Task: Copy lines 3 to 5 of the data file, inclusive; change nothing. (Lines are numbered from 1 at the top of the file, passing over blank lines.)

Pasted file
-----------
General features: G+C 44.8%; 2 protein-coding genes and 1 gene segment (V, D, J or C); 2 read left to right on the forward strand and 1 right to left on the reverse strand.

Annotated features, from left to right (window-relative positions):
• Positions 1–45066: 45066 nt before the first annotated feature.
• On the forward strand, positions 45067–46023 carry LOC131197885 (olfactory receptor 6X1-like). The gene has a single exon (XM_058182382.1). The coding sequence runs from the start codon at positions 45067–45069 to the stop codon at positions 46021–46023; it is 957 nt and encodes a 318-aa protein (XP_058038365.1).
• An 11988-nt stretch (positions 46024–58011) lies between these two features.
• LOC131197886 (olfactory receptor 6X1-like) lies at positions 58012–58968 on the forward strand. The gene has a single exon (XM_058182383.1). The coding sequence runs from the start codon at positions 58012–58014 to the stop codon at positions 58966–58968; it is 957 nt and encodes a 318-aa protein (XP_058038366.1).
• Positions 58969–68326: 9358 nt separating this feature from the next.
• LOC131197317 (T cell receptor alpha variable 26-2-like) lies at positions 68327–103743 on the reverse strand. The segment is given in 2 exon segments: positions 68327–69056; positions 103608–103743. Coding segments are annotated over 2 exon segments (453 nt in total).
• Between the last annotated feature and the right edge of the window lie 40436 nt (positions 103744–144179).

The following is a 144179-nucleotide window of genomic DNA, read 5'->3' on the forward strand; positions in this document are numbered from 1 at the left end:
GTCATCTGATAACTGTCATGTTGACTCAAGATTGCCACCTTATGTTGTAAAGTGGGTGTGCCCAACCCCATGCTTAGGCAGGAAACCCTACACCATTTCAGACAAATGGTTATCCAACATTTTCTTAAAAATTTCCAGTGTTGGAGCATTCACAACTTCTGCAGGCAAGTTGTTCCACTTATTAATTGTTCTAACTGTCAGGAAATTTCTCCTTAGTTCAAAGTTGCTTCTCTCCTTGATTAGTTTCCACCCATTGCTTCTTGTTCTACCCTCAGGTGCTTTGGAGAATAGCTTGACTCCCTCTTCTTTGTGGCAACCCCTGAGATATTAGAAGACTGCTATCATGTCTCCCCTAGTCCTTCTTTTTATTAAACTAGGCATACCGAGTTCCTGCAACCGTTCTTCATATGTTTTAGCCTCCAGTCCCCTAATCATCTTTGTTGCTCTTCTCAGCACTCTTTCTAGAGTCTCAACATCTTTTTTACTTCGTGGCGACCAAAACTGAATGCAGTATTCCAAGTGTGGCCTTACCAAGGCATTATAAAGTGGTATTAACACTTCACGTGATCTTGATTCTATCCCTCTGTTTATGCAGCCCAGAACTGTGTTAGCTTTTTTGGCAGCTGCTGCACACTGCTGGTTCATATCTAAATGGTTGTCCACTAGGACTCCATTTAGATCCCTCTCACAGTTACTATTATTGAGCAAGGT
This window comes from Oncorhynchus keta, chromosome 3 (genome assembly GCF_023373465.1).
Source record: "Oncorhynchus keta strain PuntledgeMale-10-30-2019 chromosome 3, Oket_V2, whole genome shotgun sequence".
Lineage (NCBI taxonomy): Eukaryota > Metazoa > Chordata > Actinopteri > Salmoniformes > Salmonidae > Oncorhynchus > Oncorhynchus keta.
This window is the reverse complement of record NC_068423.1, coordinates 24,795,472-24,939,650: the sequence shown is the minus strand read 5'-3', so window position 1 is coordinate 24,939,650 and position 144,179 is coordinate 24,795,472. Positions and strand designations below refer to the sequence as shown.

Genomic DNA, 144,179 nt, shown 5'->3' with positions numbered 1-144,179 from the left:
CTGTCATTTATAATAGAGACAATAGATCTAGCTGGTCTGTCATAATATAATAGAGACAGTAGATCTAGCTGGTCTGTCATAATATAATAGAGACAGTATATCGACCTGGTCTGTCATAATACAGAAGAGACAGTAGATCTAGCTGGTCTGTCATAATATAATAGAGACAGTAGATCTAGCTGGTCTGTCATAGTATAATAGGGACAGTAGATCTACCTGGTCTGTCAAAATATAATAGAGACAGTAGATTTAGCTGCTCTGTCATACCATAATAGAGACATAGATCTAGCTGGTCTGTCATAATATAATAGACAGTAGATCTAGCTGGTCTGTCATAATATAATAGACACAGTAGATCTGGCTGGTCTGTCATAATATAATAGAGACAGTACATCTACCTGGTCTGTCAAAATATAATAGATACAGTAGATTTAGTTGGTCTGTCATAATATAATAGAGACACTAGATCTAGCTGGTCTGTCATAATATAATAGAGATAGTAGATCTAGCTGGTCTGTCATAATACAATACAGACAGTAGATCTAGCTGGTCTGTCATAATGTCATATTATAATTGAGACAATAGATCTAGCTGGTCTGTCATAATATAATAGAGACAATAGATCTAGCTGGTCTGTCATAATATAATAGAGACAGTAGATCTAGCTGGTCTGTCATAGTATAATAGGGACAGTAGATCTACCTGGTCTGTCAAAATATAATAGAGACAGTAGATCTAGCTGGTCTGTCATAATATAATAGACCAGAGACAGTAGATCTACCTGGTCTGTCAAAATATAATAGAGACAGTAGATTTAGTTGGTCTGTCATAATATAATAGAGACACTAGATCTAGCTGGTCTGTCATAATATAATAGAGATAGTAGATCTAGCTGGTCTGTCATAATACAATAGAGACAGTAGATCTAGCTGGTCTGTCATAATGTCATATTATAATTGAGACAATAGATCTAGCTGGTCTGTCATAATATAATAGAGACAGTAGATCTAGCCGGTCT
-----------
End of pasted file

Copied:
• Positions 1–45066: 45066 nt before the first annotated feature.
• On the forward strand, positions 45067–46023 carry LOC131197885 (olfactory receptor 6X1-like). The gene has a single exon (XM_058182382.1). The coding sequence runs from the start codon at positions 45067–45069 to the stop codon at positions 46021–46023; it is 957 nt and encodes a 318-aa protein (XP_058038365.1).
• An 11988-nt stretch (positions 46024–58011) lies between these two features.